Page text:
How science education is challenged by social media and how it might respond
Keywords:Nature of science, social media, science media literacy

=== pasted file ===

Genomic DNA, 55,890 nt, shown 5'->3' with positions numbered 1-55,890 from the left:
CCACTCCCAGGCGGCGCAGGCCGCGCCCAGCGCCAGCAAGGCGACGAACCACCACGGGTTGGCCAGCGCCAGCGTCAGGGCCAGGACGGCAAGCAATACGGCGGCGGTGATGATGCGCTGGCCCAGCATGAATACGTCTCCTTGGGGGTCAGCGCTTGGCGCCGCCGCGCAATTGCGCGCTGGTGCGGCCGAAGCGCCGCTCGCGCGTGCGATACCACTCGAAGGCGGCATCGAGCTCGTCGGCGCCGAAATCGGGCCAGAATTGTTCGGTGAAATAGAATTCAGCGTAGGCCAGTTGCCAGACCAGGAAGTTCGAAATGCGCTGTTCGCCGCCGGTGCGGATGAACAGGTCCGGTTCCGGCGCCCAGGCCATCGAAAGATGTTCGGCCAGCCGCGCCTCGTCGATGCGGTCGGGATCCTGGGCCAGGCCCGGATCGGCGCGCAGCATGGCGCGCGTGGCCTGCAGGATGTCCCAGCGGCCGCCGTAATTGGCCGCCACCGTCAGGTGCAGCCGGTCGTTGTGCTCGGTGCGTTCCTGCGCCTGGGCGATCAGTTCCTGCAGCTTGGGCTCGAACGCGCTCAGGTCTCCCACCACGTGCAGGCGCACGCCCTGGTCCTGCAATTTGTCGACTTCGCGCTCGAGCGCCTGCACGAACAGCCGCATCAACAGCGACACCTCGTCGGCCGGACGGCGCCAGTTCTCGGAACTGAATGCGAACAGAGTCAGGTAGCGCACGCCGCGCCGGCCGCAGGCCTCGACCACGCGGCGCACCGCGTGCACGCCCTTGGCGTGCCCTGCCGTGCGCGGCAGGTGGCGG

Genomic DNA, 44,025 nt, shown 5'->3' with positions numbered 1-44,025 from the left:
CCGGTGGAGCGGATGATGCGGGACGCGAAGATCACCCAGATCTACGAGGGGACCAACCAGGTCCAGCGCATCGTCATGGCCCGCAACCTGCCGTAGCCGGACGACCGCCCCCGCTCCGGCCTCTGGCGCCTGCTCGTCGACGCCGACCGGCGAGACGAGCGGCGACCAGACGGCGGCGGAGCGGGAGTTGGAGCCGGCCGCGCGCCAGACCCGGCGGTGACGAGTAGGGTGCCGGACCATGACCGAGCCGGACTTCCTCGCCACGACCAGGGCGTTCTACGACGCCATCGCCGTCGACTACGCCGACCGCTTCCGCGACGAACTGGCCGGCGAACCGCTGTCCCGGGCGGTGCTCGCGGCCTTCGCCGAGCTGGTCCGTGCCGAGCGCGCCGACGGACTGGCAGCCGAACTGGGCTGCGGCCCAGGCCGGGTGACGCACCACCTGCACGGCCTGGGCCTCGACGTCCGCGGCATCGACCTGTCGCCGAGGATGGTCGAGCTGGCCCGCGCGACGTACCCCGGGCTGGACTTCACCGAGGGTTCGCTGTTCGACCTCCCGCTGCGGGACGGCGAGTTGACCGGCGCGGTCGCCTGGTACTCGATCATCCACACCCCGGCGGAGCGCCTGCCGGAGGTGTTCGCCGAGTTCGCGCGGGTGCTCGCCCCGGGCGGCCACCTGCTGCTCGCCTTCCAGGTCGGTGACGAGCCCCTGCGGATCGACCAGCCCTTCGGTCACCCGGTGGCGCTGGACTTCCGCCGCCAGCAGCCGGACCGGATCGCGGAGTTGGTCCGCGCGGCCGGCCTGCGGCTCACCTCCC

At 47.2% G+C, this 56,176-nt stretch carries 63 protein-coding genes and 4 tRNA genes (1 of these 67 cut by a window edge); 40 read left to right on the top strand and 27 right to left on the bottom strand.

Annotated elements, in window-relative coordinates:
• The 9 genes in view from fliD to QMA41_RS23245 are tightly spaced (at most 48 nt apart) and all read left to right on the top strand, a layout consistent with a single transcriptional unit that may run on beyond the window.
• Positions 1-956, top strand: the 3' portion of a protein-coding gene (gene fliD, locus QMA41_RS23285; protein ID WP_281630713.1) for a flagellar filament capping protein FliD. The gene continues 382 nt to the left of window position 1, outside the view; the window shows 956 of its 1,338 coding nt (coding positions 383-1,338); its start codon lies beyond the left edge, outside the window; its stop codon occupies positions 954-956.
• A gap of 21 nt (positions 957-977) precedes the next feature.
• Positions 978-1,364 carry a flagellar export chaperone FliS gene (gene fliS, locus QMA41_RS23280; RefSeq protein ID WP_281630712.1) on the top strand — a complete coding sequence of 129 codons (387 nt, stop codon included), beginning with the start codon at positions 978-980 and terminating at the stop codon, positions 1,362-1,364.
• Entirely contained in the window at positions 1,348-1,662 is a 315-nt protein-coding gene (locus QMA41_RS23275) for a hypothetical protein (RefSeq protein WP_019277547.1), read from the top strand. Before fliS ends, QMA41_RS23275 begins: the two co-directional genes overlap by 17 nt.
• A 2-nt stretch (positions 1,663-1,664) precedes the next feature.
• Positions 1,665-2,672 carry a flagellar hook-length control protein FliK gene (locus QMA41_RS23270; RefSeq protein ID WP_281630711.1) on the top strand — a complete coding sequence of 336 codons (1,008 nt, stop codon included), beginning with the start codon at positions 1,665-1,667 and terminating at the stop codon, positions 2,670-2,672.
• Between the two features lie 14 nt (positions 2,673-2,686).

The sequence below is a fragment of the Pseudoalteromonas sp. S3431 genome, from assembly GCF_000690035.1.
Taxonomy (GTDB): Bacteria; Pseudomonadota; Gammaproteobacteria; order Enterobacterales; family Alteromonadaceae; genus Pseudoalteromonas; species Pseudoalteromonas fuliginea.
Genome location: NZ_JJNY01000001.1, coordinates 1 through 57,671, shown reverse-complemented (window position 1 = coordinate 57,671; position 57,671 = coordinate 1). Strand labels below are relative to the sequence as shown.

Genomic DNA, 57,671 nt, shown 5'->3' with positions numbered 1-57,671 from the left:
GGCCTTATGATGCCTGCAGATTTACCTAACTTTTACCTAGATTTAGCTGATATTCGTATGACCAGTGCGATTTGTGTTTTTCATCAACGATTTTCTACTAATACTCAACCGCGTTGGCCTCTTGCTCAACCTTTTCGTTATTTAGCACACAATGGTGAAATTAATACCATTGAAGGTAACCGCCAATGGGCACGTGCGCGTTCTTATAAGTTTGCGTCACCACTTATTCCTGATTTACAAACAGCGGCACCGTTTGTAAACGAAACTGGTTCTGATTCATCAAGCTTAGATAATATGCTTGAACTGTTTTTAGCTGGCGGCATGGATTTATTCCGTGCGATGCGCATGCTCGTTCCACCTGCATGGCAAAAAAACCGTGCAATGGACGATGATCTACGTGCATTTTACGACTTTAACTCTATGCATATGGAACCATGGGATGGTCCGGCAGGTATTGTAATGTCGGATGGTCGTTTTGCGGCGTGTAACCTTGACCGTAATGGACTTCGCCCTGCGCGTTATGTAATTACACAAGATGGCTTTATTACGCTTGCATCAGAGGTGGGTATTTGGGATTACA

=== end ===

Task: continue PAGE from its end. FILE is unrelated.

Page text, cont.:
Science is inevitably mediated to the public sphere and both professional journalism and social media networks play important roles. For well-informed decision-making, it is essential for citizens to know how scientists communicate with each other, as well as with the public. Until recently, the conventional mass media (e.g. newspapers) typically functioned as gatekeepers, helping to assess the reliability and trustworthiness of scientific claims. In today’s culture, media and their gatekeeping roles are rapidly disappearing. In social media, information flows along existing networks, sometimes heedless of scientific expertise and quality of information. As a result, we need an expanded conception of nature of science (NOS): First, students need to learn about the epistemics of communicative practices, within science and in society, science as a system of distributed knowledge and expertise, characterised by division of labor as well as a social system of checks and balances, trust and credibility. Second, students must learn about the epistemic structure of science communication and the role of "gatekeepers". Here, the role of social media and its correlated phenomena must be considered like aggregated news, filter bubbles, echo chambers, spirals of silence, fake news, and purposeful disinformation. Third, I will focus on the consumer of science, including the role of confirmation bias, motivated reasoning, and the social context of trust. These three perspectives finally lead to the idea of science media literacy as an expansion of more traditionally NOS perspectives.
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